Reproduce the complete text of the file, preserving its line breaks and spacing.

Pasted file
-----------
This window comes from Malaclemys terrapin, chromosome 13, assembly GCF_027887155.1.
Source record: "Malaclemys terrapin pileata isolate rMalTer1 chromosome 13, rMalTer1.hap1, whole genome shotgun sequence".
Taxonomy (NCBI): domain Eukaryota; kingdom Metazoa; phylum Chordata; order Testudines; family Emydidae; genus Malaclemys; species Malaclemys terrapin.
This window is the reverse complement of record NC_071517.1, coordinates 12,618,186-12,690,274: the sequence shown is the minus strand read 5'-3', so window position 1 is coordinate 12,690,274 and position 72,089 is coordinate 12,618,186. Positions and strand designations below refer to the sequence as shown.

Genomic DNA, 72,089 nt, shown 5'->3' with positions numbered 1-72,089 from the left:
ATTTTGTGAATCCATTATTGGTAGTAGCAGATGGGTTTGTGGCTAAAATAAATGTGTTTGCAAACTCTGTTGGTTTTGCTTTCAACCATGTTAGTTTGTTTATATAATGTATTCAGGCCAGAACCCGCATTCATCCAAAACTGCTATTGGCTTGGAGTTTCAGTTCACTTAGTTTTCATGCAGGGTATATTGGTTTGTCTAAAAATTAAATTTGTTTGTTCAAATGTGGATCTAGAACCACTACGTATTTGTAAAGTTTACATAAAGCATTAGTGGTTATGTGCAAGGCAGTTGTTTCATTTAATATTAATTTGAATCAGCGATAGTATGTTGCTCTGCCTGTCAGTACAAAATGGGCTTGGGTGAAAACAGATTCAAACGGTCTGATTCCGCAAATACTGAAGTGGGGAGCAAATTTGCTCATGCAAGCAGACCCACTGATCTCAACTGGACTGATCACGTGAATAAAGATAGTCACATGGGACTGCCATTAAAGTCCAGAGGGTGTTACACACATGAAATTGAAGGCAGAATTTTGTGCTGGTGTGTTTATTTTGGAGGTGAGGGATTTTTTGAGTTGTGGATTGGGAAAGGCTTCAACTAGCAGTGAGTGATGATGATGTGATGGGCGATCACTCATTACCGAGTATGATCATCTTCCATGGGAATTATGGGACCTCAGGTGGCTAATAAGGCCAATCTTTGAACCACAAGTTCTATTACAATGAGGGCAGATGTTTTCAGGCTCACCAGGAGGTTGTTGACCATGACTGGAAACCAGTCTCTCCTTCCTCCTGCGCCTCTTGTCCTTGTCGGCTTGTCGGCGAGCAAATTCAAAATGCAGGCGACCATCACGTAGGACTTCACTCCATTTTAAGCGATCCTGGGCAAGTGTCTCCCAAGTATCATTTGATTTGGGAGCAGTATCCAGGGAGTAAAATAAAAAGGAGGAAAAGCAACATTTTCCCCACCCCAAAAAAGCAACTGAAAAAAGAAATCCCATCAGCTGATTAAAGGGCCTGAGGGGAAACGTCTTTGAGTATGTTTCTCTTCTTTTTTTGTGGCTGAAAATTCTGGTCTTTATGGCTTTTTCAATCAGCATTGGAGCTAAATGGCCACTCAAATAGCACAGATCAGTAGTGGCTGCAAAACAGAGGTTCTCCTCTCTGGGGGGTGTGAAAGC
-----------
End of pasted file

This window comes from Malaclemys terrapin, chromosome 13, assembly GCF_027887155.1.
Source record: "Malaclemys terrapin pileata isolate rMalTer1 chromosome 13, rMalTer1.hap1, whole genome shotgun sequence".
Taxonomy (NCBI): domain Eukaryota; kingdom Metazoa; phylum Chordata; order Testudines; family Emydidae; genus Malaclemys; species Malaclemys terrapin.
This window is the reverse complement of record NC_071517.1, coordinates 12,618,186-12,690,274: the sequence shown is the minus strand read 5'-3', so window position 1 is coordinate 12,690,274 and position 72,089 is coordinate 12,618,186. Positions and strand designations below refer to the sequence as shown.

Genomic DNA, 72,089 nt, shown 5'->3' with positions numbered 1-72,089 from the left:
ATTTTGTGAATCCATTATTGGTAGTAGCAGATGGGTTTGTGGCTAAAATAAATGTGTTTGCAAACTCTGTTGGTTTTGCTTTCAACCATGTTAGTTTGTTTATATAATGTATTCAGGCCAGAACCCGCATTCATCCAAAACTGCTATTGGCTTGGAGTTTCAGTTCACTTAGTTTTCATGCAGGGTATATTGGTTTGTCTAAAAATTAAATTTGTTTGTTCAAATGTGGATCTAGAACCACTACGTATTTGTAAAGTTTACATAAAGCATTAGTGGTTATGTGCAAGGCAGTTGTTTCATTTAATATTAATTTGAATCAGCGATAGTATGTTGCTCTGCCTGTCAGTACAAAATGGGCTTGGGTGAAAACAGATTCAAACGGTCTGATTCCGCAAATACTGAAGTGGGGAGCAAATTTGCTCATGCAAGCAGACCCACTGATCTCAACTGGACTGATCACGTGAATAAAGATAGTCACATGGGACTGCCATTAAAGTCCAGAGGGTGTTACACACATGAAATTGAAGGCAGAATTTTGTGCTGGTGTGTTTATTTTGGAGGTGAGGGATTTTTTGAGTTGTGGATTGGGAAAGGCTTCAACTAGCAGTGAGTGATGATGATGTGATGGGCGATCACTCATTACCGAGTATGATCATCTTCCATGGGAATTATGGGACCTCAGGTGGCTAATAAGGCCAATCTTTGAACCACAAGTTCTATTACAATGAGGGCAGATGTTTTCAGGCTCACCAGGAGGTTGTTGACCATGACTGGAAACCAGTCTCTCCTTCCTCCTGCGCCTCTTGTCCTTGTCGGCTTGTCGGCGAGCAAATTCAAAATGCAGGCGACCATCACGTAGGACTTCACTCCATTTTAAGCGATCCTGGGCAAGTGTCTCCCAAGTATCATTTGATTTGGGAGCAGTATCCAGGGAGTAAAATAAAAAGGAGGAAAAGCAACATTTTCCCCACCCCAAAAAAGCAACTGAAAAAAGAAATCCCATCAGCTGATTAAAGGGCCTGAGGGGAAACGTCTTTGAGTATGTTTCTCTTCTTTTTTTGTGGCTGAAAATTCTGGTCTTTATGGCTTTTTCAATCAGCATTGGAGCTAAATGGCCACTCAAATAGCACAGATCAGTAGTGGCTGCAAAACAGAGGTTCTCCTCTCTGGGGGGTGTGAAAGC